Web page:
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Saturday, Nov. 24, 2007
Evidence on Iran doesn't seem to matter
By GWYNNE DYER
LONDON — Shaul Mofaz, the Israeli defense minister, is not a fan of Mohammed ElBaradei, the head of the International Atomic Energy Agency. In fact, he wants him fired. "The policies followed by ElBaradei endanger world peace. His irresponsible attitude of sticking his head in the sand over Iran's nuclear program should lead to his impeachment," Mofaz said during a visit to Washington in early November.
Mofaz was getting his retaliation in first. As he foresaw, the IAEA director's report on Iran's uranium-enrichment program, released Nov. 14, said Tehran was years away from an ability to make nuclear weapons.
Not only that, ElBaradei said Iran is complying with a work plan agreed with the IAEA last August to clear up the remaining questions about a project that the Iranians insist was only ever about making fuel for civilian nuclear power stations. How can you bomb a country, or even impose serious sanctions on it, if the head of the IAEA won't accuse it of seeking nuclear weapons?
Well, you can if you really want to. It was the same Mohammed ElBaradei who reported to the United Nations Security Council on Feb. 14, 2003, that "We have, to date, found no evidence of ongoing prohibited nuclear or nuclear-related activities in Iraq." The United States and Britain insisted that their intelligence said otherwise, Iraq was duly invaded, and nobody even apologized when no "prohibited nuclear or nuclear-related activities" were found.
ElBaradei must feel a strong sense of deja vu as his reports on Iran four years later get the same treatment in the major Western countries. French Defense Minister Herve Morin responded that "Our information, which is backed up by other countries, is contrary (to ElBaradei's comments)" — as if Western intelligence agencies had a strong record in this field.
For the simple-minded, White House spokesperson Dana Perino offered an even clearer proof of Iran's wickedness. Iran, she said, is "enriching and reprocessing uranium, and the reason that one does that is to lead toward a nuclear weapon." Case closed.
Apart from the eight nuclear weapons powers (the U.S., Britain, France, Russia, China, India, Pakistan and Israel), four other countries already have plants on their territory for "enriching and reprocessing uranium" under IAEA safeguards: Japan, Germany, the Netherlands and Brazil. Argentina, Australia and South Africa are also building or actively considering uranium enrichment facilities, again under IAEA safeguards. So there was some rapid back-pedaling at the White House when a journalist inquired if all these countries are also seeking nuclear weapons.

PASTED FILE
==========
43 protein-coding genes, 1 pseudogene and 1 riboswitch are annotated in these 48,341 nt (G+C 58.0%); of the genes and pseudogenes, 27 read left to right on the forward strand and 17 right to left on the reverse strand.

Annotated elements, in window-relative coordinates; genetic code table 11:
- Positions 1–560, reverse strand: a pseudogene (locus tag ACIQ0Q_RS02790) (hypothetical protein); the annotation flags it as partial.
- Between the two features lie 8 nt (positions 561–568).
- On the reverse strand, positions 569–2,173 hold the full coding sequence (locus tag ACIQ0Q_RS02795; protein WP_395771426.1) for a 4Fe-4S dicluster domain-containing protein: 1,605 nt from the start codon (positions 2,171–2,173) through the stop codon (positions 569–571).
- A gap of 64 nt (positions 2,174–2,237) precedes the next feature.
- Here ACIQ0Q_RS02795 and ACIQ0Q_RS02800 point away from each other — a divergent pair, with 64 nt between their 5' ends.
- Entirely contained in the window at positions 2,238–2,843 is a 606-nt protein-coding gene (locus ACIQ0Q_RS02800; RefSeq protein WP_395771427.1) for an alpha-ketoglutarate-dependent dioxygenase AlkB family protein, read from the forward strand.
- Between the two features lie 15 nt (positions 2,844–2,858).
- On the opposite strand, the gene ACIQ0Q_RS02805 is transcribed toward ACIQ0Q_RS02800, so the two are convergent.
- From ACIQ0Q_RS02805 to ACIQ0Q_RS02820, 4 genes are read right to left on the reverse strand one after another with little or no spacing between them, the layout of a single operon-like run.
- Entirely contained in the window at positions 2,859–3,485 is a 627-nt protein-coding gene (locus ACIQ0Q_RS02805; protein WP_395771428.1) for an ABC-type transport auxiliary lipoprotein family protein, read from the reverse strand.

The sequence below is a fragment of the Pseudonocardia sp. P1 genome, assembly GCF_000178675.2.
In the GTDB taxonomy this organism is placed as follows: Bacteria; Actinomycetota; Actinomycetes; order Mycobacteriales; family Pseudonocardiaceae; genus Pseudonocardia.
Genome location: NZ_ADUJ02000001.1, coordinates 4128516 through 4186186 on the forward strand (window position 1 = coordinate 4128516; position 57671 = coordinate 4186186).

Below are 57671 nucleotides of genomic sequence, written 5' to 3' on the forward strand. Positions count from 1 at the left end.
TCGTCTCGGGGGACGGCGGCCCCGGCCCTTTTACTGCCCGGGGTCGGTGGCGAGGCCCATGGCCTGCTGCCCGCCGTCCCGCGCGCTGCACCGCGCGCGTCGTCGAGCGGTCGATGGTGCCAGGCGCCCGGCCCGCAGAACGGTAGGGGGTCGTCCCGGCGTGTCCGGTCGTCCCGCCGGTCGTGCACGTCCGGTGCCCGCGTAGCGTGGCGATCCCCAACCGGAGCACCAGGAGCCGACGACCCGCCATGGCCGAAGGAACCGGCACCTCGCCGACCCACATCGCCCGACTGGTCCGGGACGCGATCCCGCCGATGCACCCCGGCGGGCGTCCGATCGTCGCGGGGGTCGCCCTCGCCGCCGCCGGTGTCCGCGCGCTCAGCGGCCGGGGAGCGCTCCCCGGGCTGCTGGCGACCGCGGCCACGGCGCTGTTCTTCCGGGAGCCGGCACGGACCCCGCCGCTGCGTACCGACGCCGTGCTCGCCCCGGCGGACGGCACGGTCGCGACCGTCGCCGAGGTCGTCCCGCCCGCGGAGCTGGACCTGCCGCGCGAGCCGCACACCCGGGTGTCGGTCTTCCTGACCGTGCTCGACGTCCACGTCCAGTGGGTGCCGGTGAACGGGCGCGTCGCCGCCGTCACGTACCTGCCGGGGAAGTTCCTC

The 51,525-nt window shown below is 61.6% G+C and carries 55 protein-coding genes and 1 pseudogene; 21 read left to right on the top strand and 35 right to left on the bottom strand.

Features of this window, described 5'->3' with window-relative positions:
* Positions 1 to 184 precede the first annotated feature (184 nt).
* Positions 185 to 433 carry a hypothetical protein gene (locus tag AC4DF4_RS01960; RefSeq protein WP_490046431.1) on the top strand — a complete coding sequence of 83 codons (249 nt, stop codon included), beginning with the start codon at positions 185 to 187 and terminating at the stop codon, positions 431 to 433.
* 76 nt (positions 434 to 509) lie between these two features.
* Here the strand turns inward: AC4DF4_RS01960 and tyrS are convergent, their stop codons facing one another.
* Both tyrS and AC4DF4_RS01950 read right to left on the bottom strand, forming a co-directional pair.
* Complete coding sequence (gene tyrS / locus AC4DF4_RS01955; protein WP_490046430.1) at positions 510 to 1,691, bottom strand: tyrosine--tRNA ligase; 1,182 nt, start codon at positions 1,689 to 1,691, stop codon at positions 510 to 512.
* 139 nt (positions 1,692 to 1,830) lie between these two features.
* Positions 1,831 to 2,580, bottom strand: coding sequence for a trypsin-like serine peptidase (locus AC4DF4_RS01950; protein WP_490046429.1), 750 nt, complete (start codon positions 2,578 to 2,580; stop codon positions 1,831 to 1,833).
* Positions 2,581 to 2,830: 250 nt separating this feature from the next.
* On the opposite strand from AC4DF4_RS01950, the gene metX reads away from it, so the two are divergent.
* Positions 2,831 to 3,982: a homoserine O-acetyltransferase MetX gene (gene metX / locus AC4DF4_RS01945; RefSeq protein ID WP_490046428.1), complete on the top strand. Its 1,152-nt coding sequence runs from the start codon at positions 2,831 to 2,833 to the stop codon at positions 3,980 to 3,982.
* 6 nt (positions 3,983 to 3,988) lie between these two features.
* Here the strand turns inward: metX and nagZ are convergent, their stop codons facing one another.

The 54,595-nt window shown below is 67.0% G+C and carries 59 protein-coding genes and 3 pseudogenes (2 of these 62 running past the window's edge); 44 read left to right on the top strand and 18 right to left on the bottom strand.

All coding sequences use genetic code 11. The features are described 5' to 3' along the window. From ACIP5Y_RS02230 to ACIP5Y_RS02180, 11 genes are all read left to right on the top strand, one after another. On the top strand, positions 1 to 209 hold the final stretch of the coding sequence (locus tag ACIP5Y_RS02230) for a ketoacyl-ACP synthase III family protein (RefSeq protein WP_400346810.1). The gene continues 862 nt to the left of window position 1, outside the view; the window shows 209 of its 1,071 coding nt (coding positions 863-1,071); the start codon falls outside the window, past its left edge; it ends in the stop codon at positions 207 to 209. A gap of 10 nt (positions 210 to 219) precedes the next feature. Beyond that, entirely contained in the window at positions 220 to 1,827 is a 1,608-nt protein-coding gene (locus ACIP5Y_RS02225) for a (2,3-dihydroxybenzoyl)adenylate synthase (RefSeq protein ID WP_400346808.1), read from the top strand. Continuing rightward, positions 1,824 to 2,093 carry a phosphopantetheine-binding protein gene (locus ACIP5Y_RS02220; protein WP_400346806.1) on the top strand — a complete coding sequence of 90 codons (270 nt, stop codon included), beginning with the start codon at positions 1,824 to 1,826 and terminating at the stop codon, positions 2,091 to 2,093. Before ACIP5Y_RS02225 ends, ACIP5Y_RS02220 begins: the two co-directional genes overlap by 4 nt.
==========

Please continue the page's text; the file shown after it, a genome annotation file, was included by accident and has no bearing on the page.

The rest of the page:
U.S. National Security Council spokesman Gordon Johndroe was wheeled out to "clarify" Perino's statement.
"Each country is different, but obviously Dana was asked and was talking about Iran." he explained. In other words, the real proof that Iran is seeking nuclear weapons lies in the fact that we know in our hearts that it is evil.
It really is as simple as that. Iran's goal by its own account is precisely the same as that of Argentina, Australia or South Africa: to acquire the ability to enrich uranium for nuclear power generation under full IAEA safeguards. This is perfectly legal, and indeed is the "inalienable right" of every signatory under the Nuclear Nonproliferation Treaty (which Iran has signed).
The problem is that this same ability to enrich uranium for nuclear power generation also confers the ability to enrich it much more for use in nuclear weapons. So long as the IAEA safeguards are in place that won't happen, but if a country later quits the NPT and expels the IAEA, like North Korea did, it doesn't take long to start making bombs. It's really a question of trust. Nobody thinks Argentina will do that; lots of people fear that Iran would.
Suspicions of Iran are even greater because much of its early work on uranium enrichment was done secretly with equipment bought on the black market. There is a plausible explanation for this — since the revolution of 1979, a U.S.-led boycott has made it almost impossible for Iran to buy nuclear technology legally — but it doesn't help Tehran's credibility now.
All ElBaradei can do is to assess whether Iran is obeying international law, but that is of little interest to Israel and the Western governments that are convinced, rightly or wrongly, that Iran's ultimate goal is nuclear weapons.
That is why the issue was taken away from the IAEA two years ago and transferred to the U.N. Security Council, where the Western great powers can simply declare that Iran is a threat to the peace and impose sanctions on it — if they can get the Russians and the Chinese to go along with them.
Moscow and Beijing have complied on two occasions, but they seem unlikely to assent to the harsher sanctions that the U.S. is now seeking. In which case the next step for the U.S. — "all the options are on the table" — may be a unilateral attack on Iran. Most Iranians don't believe that even the Bush administration could be that foolish, but recent history is not on their side.
Gwynne Dyer is a London-based independent journalist whose articles are published in 45 countries.